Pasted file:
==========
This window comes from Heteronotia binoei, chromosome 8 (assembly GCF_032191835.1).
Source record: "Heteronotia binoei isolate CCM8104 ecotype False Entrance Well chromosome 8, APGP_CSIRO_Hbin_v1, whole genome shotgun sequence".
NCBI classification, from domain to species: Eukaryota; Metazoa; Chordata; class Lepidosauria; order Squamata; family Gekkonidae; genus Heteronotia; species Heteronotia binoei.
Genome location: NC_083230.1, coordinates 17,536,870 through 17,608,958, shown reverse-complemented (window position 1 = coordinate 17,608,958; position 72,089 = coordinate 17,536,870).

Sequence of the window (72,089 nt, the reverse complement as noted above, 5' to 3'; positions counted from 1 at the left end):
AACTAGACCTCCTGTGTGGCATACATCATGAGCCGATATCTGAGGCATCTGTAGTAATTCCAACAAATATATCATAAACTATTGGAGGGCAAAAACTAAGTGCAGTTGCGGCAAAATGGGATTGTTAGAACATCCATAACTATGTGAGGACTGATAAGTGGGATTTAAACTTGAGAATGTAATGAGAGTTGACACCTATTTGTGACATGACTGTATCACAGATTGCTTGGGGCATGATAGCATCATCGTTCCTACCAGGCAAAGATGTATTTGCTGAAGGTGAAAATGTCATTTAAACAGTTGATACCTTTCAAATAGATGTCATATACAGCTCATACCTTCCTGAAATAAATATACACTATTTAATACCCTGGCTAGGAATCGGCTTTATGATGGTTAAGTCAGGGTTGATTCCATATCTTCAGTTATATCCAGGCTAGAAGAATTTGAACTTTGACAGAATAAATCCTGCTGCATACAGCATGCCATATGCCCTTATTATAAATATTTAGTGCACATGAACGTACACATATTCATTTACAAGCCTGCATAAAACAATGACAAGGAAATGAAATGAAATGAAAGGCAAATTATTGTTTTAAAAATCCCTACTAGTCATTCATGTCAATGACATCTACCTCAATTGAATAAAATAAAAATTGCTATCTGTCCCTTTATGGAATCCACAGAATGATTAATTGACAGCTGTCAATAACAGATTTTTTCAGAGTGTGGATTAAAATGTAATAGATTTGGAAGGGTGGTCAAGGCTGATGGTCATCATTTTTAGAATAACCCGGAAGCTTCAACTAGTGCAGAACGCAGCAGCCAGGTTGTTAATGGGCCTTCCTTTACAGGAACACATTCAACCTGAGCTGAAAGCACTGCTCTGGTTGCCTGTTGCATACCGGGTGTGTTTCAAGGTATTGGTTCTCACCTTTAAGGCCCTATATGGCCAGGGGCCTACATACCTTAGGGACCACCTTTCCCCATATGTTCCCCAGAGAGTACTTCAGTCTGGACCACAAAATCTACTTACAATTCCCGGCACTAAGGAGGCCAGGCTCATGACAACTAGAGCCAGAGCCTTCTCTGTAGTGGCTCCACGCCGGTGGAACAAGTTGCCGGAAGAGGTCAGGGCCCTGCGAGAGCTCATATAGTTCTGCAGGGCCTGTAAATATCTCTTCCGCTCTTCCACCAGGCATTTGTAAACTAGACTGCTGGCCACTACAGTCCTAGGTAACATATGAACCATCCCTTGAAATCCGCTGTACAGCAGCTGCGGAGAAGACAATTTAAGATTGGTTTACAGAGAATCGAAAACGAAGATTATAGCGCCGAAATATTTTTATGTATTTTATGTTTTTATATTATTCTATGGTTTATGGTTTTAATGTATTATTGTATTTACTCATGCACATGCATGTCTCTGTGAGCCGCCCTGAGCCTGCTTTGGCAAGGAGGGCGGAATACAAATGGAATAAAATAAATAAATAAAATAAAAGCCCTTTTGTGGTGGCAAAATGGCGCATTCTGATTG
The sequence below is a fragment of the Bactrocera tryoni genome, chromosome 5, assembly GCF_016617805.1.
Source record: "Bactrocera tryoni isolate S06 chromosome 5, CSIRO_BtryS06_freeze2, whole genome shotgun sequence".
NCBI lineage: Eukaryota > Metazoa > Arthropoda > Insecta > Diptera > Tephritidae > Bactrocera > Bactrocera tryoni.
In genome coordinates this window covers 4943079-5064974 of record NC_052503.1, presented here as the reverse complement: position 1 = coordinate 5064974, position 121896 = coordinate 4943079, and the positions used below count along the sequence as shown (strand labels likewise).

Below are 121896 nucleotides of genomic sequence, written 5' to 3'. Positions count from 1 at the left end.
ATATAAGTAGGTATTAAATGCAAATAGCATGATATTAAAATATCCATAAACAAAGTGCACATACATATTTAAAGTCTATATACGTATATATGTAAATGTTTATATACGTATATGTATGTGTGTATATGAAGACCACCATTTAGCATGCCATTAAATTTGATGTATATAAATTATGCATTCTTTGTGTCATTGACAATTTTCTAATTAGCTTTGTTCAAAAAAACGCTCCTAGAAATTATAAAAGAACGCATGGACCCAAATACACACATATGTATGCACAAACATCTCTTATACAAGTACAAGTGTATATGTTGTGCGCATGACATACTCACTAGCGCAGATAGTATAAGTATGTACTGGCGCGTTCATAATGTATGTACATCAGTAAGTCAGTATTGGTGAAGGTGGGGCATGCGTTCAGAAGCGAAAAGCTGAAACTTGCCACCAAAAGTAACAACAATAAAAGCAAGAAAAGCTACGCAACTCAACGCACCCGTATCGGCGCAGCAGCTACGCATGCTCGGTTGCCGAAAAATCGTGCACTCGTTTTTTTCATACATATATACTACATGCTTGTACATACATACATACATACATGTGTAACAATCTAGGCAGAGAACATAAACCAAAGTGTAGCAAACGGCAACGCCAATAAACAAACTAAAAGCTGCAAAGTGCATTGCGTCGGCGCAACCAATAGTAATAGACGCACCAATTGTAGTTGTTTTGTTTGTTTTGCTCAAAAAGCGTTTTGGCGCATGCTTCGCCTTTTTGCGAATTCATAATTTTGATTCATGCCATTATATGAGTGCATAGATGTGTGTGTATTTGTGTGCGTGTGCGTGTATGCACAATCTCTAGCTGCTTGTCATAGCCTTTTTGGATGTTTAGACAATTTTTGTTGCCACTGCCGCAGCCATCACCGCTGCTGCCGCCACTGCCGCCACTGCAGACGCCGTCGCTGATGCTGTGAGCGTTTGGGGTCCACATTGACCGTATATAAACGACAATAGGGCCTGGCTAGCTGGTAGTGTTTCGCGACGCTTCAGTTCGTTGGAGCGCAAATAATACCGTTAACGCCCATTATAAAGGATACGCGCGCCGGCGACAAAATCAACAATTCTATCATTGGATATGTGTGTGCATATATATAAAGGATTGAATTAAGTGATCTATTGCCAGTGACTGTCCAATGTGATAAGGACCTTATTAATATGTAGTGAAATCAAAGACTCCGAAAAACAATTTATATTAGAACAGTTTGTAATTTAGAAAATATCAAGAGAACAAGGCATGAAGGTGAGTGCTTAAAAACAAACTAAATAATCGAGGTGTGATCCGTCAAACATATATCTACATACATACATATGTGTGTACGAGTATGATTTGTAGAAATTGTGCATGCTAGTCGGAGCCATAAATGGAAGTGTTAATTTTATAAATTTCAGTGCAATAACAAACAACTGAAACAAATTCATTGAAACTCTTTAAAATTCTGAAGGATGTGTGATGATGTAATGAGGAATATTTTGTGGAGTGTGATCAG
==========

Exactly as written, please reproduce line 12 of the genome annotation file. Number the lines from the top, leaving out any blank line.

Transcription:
ATATAAGTAGGTATTAAATGCAAATAGCATGATATTAAAATATCCATAAACAAAGTGCACATACATATTTAAAGTCTATATACGTATATATGTAAATGTTTATATACGTATATGTATGTGTGTATATGAAGACCACCATTTAGCATGCCATTAAATTTGATGTATATAAATTATGCATTCTTTGTGTCATTGACAATTTTCTAATTAGCTTTGTTCAAAAAAACGCTCCTAGAAATTATAAAAGAACGCATGGACCCAAATACACACATATGTATGCACAAACATCTCTTATACAAGTACAAGTGTATATGTTGTGCGCATGACATACTCACTAGCGCAGATAGTATAAGTATGTACTGGCGCGTTCATAATGTATGTACATCAGTAAGTCAGTATTGGTGAAGGTGGGGCATGCGTTCAGAAGCGAAAAGCTGAAACTTGCCACCAAAAGTAACAACAATAAAAGCAAGAAAAGCTACGCAACTCAACGCACCCGTATCGGCGCAGCAGCTACGCATGCTCGGTTGCCGAAAAATCGTGCACTCGTTTTTTTCATACATATATACTACATGCTTGTACATACATACATACATACATGTGTAACAATCTAGGCAGAGAACATAAACCAAAGTGTAGCAAACGGCAACGCCAATAAACAAACTAAAAGCTGCAAAGTGCATTGCGTCGGCGCAACCAATAGTAATAGACGCACCAATTGTAGTTGTTTTGTTTGTTTTGCTCAAAAAGCGTTTTGGCGCATGCTTCGCCTTTTTGCGAATTCATAATTTTGATTCATGCCATTATATGAGTGCATAGATGTGTGTGTATTTGTGTGCGTGTGCGTGTATGCACAATCTCTAGCTGCTTGTCATAGCCTTTTTGGATGTTTAGACAATTTTTGTTGCCACTGCCGCAGCCATCACCGCTGCTGCCGCCACTGCCGCCACTGCAGACGCCGTCGCTGATGCTGTGAGCGTTTGGGGTCCACATTGACCGTATATAAACGACAATAGGGCCTGGCTAGCTGGTAGTGTTTCGCGACGCTTCAGTTCGTTGGAGCGCAAATAATACCGTTAACGCCCATTATAAAGGATACGCGCGCCGGCGACAAAATCAACAATTCTATCATTGGATATGTGTGTGCATATATATAAAGGATTGAATTAAGTGATCTATTGCCAGTGACTGTCCAATGTGATAAGGACCTTATTAATATGTAGTGAAATCAAAGACTCCGAAAAACAATTTATATTAGAACAGTTTGTAATTTAGAAAATATCAAGAGAACAAGGCATGAAGGTGAGTGCTTAAAAACAAACTAAATAATCGAGGTGTGATCCGTCAAACATATATCTACATACATACATATGTGTGTACGAGTATGATTTGTAGAAATTGTGCATGCTAGTCGGAGCCATAAATGGAAGTGTTAATTTTATAAATTTCAGTGCAATAACAAACAACTGAAACAAATTCATTGAAACTCTTTAAAATTCTGAAGGATGTGTGATGATGTAATGAGGAATATTTTGTGGAGTGTGATCAG